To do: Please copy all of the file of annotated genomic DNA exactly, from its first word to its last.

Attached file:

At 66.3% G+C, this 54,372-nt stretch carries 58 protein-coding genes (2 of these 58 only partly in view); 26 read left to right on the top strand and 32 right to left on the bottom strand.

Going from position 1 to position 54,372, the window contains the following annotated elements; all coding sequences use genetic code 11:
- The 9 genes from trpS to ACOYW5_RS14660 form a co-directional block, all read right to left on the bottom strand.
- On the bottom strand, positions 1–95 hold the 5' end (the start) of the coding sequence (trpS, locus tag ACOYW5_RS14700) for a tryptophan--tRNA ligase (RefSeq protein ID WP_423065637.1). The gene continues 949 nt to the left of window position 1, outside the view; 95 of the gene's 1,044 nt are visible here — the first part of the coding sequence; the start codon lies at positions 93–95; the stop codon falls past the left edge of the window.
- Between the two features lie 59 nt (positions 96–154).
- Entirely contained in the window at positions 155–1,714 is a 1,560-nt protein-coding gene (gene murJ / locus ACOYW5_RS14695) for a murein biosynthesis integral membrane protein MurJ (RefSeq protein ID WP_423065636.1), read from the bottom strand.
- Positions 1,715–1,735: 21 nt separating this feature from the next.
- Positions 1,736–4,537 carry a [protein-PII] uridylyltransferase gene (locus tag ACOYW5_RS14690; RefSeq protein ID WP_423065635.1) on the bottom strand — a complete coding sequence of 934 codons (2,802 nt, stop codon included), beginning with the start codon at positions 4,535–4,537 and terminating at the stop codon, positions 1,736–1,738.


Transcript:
At 66.3% G+C, this 54,372-nt stretch carries 58 protein-coding genes (2 of these 58 only partly in view); 26 read left to right on the top strand and 32 right to left on the bottom strand.

Going from position 1 to position 54,372, the window contains the following annotated elements; all coding sequences use genetic code 11:
- The 9 genes from trpS to ACOYW5_RS14660 form a co-directional block, all read right to left on the bottom strand.
- On the bottom strand, positions 1–95 hold the 5' end (the start) of the coding sequence (trpS, locus tag ACOYW5_RS14700) for a tryptophan--tRNA ligase (RefSeq protein ID WP_423065637.1). The gene continues 949 nt to the left of window position 1, outside the view; 95 of the gene's 1,044 nt are visible here — the first part of the coding sequence; the start codon lies at positions 93–95; the stop codon falls past the left edge of the window.
- Between the two features lie 59 nt (positions 96–154).
- Entirely contained in the window at positions 155–1,714 is a 1,560-nt protein-coding gene (gene murJ / locus ACOYW5_RS14695) for a murein biosynthesis integral membrane protein MurJ (RefSeq protein ID WP_423065636.1), read from the bottom strand.
- Positions 1,715–1,735: 21 nt separating this feature from the next.
- Positions 1,736–4,537 carry a [protein-PII] uridylyltransferase gene (locus tag ACOYW5_RS14690; RefSeq protein ID WP_423065635.1) on the bottom strand — a complete coding sequence of 934 codons (2,802 nt, stop codon included), beginning with the start codon at positions 4,535–4,537 and terminating at the stop codon, positions 1,736–1,738.